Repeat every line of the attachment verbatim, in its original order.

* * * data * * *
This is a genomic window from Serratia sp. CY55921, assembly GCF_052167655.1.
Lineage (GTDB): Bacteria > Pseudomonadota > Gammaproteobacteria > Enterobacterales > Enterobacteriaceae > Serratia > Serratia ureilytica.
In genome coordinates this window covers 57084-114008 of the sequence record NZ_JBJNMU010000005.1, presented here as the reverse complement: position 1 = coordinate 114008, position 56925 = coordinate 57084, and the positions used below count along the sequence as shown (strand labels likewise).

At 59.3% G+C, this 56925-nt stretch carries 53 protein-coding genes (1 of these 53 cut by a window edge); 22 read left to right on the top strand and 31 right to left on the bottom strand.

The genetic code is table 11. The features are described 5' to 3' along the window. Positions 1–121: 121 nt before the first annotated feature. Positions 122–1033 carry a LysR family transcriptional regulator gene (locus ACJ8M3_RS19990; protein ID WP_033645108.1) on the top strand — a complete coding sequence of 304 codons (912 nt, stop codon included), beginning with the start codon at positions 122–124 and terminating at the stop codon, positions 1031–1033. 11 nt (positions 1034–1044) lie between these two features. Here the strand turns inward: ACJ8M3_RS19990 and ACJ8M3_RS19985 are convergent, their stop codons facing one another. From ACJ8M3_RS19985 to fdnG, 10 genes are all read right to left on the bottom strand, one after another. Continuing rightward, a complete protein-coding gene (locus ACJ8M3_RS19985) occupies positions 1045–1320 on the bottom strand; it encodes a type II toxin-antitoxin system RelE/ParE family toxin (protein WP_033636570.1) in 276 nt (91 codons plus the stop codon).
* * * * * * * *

This is a genomic window from Serratia sp. CY55921, assembly GCF_052167655.1.
Lineage (GTDB): Bacteria > Pseudomonadota > Gammaproteobacteria > Enterobacterales > Enterobacteriaceae > Serratia > Serratia ureilytica.
In genome coordinates this window covers 57084-114008 of the sequence record NZ_JBJNMU010000005.1, presented here as the reverse complement: position 1 = coordinate 114008, position 56925 = coordinate 57084, and the positions used below count along the sequence as shown (strand labels likewise).

At 59.3% G+C, this 56925-nt stretch carries 53 protein-coding genes (1 of these 53 cut by a window edge); 22 read left to right on the top strand and 31 right to left on the bottom strand.

The genetic code is table 11. The features are described 5' to 3' along the window. Positions 1–121: 121 nt before the first annotated feature. Positions 122–1033 carry a LysR family transcriptional regulator gene (locus ACJ8M3_RS19990; protein ID WP_033645108.1) on the top strand — a complete coding sequence of 304 codons (912 nt, stop codon included), beginning with the start codon at positions 122–124 and terminating at the stop codon, positions 1031–1033. 11 nt (positions 1034–1044) lie between these two features. Here the strand turns inward: ACJ8M3_RS19990 and ACJ8M3_RS19985 are convergent, their stop codons facing one another. From ACJ8M3_RS19985 to fdnG, 10 genes are all read right to left on the bottom strand, one after another. Continuing rightward, a complete protein-coding gene (locus ACJ8M3_RS19985) occupies positions 1045–1320 on the bottom strand; it encodes a type II toxin-antitoxin system RelE/ParE family toxin (protein WP_033636570.1) in 276 nt (91 codons plus the stop codon).